The contract of Verdun (843) saw our region allocated to the East Frank Empire and hereby to the central country of the spreading German reign. Secular and church claims of authority saw alternating alliances in the coming years. First the House of Salier, later the House of Staufer and also (in the 12th Century) the Wild – und – Raugrafen und the Archbishops of Mainz were struggling for power. Blood relations and the common interests between the Archbishop Gerhard of Mainz and the House of Wildgrafen as well as further alliances saw the expiry of the Staufer authority. When in 1283 the Wild – and Rhine Dukedoms obtained possession of Stein –Bockenheim it was due to their close relationship with the Archdomain of Mainz to which they were fiefs.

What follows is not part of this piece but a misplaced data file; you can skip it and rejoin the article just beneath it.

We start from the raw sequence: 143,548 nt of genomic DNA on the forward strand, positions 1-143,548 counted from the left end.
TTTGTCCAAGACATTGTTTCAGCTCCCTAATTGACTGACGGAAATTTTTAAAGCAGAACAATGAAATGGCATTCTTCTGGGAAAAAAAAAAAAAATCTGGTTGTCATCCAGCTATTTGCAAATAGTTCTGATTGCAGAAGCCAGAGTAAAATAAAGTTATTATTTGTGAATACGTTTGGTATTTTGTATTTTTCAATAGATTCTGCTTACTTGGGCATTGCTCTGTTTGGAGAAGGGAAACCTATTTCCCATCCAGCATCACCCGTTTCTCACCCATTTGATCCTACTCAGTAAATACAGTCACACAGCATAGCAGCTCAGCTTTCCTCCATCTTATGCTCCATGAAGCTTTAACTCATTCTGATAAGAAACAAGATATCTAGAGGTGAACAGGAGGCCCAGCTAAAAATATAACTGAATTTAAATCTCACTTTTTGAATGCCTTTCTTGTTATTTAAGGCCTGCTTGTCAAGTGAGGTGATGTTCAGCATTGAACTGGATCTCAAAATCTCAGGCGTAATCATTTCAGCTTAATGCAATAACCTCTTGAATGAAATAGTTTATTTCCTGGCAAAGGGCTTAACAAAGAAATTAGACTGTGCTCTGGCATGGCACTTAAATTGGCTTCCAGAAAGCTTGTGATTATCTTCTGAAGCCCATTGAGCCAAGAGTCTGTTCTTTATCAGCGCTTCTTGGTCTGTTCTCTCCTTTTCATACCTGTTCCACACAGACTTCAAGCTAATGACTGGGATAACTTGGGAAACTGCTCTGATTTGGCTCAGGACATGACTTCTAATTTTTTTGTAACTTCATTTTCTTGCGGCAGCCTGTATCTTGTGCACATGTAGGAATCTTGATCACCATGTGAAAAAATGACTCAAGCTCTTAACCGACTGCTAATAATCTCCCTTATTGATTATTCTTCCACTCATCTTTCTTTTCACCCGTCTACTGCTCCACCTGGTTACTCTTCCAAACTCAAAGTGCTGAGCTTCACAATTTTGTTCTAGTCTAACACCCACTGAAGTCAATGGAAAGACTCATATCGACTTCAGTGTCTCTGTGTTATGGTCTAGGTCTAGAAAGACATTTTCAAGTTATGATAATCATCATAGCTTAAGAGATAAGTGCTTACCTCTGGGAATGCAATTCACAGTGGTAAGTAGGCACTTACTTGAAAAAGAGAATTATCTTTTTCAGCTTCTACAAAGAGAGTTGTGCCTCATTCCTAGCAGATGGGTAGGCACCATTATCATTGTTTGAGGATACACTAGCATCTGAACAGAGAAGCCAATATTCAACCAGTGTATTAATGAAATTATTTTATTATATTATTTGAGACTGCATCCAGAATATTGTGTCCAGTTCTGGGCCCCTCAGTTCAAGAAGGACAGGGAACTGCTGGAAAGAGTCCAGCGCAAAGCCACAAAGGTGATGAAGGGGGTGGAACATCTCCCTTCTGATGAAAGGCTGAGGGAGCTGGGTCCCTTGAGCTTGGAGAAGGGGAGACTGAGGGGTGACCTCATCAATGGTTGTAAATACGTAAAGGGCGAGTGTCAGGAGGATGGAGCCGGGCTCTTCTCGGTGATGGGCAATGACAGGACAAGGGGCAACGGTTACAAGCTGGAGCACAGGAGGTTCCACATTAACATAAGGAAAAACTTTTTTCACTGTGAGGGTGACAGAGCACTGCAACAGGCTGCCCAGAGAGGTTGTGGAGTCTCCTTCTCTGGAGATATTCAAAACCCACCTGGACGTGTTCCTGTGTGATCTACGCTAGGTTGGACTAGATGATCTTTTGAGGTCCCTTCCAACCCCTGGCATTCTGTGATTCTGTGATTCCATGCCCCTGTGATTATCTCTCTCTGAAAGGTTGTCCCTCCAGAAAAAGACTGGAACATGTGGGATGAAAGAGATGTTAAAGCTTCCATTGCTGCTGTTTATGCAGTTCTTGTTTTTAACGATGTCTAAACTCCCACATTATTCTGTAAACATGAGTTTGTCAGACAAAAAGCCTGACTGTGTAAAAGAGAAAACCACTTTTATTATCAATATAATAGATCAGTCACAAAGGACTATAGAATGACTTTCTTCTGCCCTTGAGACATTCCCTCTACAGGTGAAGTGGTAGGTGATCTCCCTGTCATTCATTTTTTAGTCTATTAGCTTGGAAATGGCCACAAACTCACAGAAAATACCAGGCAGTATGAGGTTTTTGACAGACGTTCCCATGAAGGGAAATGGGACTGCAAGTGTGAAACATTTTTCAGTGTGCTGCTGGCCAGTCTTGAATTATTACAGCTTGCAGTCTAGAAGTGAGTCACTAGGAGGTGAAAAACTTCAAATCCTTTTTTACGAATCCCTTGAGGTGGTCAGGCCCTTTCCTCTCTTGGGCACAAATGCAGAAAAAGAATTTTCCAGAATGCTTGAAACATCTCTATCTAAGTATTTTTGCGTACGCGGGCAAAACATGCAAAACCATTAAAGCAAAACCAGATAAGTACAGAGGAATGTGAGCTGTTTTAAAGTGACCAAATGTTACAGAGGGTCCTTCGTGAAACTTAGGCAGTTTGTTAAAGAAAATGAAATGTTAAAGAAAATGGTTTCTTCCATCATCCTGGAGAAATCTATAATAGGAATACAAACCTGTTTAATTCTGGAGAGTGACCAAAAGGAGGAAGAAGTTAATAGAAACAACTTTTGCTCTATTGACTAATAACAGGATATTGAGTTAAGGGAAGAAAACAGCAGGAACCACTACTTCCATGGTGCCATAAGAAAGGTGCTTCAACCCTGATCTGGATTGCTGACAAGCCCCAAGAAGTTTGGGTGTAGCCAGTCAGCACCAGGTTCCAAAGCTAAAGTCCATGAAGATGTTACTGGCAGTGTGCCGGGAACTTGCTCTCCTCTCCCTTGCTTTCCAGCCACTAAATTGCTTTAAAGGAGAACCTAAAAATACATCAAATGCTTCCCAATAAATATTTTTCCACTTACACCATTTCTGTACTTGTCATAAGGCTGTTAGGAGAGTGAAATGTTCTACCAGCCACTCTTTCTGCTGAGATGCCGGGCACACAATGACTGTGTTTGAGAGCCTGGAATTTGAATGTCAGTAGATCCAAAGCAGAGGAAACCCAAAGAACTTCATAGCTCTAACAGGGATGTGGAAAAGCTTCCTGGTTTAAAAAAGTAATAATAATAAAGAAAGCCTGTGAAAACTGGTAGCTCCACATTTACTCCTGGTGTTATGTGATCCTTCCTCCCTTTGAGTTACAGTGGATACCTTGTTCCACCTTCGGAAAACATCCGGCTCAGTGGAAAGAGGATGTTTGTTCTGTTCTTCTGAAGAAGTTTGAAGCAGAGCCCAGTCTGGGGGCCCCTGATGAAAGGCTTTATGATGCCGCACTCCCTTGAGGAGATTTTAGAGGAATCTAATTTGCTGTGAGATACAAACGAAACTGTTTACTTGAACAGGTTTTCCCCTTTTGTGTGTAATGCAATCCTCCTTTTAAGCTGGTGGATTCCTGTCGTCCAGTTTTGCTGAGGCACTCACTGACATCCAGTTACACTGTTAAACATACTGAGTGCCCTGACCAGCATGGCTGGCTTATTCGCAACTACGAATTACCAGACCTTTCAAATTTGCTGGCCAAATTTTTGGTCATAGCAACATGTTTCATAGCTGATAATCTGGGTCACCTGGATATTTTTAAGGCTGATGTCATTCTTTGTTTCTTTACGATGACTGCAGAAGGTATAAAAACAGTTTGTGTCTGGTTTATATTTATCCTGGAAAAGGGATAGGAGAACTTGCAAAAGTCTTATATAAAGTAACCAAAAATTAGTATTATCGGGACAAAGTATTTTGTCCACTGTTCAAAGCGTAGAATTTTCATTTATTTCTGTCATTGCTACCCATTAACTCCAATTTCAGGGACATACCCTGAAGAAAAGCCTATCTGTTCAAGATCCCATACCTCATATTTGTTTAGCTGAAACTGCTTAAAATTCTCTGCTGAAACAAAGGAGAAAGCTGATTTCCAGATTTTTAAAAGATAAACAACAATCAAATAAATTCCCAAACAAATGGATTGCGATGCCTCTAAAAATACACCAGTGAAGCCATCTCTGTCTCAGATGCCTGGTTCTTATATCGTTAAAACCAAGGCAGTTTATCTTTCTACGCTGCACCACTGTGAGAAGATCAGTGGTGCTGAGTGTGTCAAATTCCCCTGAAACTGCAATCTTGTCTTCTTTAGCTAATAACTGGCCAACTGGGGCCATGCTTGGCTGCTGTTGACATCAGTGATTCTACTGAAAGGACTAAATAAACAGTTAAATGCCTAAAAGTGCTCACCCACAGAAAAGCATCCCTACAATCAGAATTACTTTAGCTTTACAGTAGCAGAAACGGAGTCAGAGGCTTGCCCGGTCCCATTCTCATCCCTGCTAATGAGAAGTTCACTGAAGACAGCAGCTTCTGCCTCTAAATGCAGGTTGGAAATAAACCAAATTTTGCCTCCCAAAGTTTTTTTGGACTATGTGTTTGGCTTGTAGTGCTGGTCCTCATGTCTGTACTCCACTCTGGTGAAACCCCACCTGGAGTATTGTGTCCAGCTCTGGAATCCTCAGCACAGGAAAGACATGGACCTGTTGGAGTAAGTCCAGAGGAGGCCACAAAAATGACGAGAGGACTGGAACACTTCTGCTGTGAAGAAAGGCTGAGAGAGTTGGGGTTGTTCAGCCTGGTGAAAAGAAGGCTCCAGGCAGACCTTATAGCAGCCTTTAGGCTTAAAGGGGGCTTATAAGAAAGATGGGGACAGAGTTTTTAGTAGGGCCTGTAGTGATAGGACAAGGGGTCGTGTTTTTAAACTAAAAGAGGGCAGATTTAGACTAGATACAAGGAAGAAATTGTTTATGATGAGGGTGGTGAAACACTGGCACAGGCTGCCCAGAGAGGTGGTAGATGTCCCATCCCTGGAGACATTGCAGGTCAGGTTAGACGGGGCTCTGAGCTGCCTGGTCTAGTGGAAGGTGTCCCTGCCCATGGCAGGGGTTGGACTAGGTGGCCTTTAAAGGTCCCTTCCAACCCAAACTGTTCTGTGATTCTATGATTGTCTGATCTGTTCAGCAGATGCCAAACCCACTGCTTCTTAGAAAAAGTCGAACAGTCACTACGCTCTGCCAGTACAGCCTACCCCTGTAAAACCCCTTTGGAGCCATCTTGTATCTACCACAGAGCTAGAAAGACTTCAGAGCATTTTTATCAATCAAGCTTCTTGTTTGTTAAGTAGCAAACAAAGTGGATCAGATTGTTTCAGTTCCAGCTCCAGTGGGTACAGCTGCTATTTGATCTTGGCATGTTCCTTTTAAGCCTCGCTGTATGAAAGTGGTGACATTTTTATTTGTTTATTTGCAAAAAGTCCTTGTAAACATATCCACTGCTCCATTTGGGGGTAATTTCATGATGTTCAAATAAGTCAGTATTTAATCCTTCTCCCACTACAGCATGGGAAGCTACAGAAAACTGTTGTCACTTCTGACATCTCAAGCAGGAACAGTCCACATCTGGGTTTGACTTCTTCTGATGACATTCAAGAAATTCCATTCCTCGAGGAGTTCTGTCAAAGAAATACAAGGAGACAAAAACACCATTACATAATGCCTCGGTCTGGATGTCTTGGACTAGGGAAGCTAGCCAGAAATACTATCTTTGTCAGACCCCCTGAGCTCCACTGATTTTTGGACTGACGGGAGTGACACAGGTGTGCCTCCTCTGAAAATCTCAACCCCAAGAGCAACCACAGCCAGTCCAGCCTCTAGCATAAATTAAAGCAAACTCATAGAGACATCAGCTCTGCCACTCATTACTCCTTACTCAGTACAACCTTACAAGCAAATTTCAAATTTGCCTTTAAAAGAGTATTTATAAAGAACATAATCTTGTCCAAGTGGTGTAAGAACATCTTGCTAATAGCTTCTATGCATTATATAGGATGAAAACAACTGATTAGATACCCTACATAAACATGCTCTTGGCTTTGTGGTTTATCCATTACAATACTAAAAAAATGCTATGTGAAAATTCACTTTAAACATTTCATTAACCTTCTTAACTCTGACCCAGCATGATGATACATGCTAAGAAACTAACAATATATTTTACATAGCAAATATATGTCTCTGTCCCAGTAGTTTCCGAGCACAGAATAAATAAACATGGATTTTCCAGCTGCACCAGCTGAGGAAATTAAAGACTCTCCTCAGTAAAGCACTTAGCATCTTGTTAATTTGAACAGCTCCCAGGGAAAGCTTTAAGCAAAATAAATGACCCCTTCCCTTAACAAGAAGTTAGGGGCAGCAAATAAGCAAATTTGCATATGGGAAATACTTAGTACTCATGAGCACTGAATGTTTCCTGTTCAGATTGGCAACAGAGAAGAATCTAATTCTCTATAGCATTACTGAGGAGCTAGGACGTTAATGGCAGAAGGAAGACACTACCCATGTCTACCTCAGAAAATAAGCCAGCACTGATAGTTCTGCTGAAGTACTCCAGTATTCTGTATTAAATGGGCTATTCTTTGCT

The Wild Dukes emerged from the Emichonen family, a name derived from the Duke Emicho who is documented for the first time in 960/61. Stein – Bockenheim, in tenure of the Lorsch monastery since 784 had possibly passed to the Abbey of St Maximin as the Wild Dukes emerged as reeves of this abbey and eventually the parish ended up in their possession. Towards the end of the 13th century a fight over the fiefs broke out between the Wild Duke Gottfried von Dhaun and his nephew Gottfried Rauf. They agreed to a division of their holdings on 14th March 1283. A document dated the same day decreed that Emicho would hand over his half of the village of Stein- Bockenheim for 20 pounds. In a document from the year 1331 Stein-Bockenheim is encountered as “Bockinhem”. On the 5th June the sons of Heinrich Schieles von Montfort, Ulrich Schieles and Heinrich Zolnhere, sold their complete holdings in Stein-Bockenheim, village and farmland, which they leased from the Wild Duke, for 130pfd Heller to the Wild Duke Friedrich of Kyrburg. On the 10th April 1355 the Duke Johann Schweuferoseln of Partenheim declared that the letters which he received from the Wild Duke Friedrich of Kyrburg regarding the Village and Court of Stein-Bockenheim and the Mill of Weidestevn (Wollstein) were null and void and all these tenures had to be returned. From these documents it is evident that Stein-Bockenheim belonged to the Wild Dukedom. Initially, since 1283 to the Kyrburg part of the parish of Flonheim (Flonheim was Head Village for Stein-Bockenheim and eight further villages). Documents of 1515 acknowledge the Wild Duke of Kyrburg’s jurisdiction and reeve of the court. Owners of a house and 3 ½ acres of land were taxed by their sovereign for 5 bales of oates and a chicken. Who did not own this amount of land, was taxed 6 pound, a chicken and the forester had to be given one bale of oats. In the document of 29th August 1515 Stein-Bockenheim was awarded to the Wild-and Rhine Duke Philipp von Dhaun. It was he who, during the process of the Reformation (1552) introduced the Lutheran religion in Stein-Bockenheim. The Wild Duke had an estate and the 10th and taxable property in the parish. The administration during this time was the Dukedom of Kreuznach, the law and order centre was the Castle of Rheingrafenstein. The year 1576 changed the rules of possession once more. One half of Stein-Bockenheim belonged to the Prince of Salm, the other to Kurbaden. Whilst the House of Kurbaden probably obtained possession through pawning, the Prince of Salm managed it through his own efforts. (The year 1904 still shows the emblem of the Prince of Salm, two silver coloured salmon in a red field with silver crosses). An upper and a lower court existed during the time of the Wild Duke in Stein-Bockenheim. Today a regional name bears witness to this. Following the way to Wendelsheim, one arrives at the “Galgenberg” where during the Middle ages the condemned were hanged. A document from 13th November 1328 signed by Johann, Wild – and Rau Duke, contains a sentence against three serfs for forest crimes. “ We have plausible reports that our serfs Simon Lorman, Hans-Walter Riegel and Johannes Becker have acted in an undignified, rebellious and careless way by causing our forester Belarius all kinds of mischief and inconvenience. For this outrage we fine them 20 pounds each, payable within eight days. Our forester can rely on our full support and justice. And everyone can take an example from this, now and in future. Stein-Bockenheim 13 November 1328.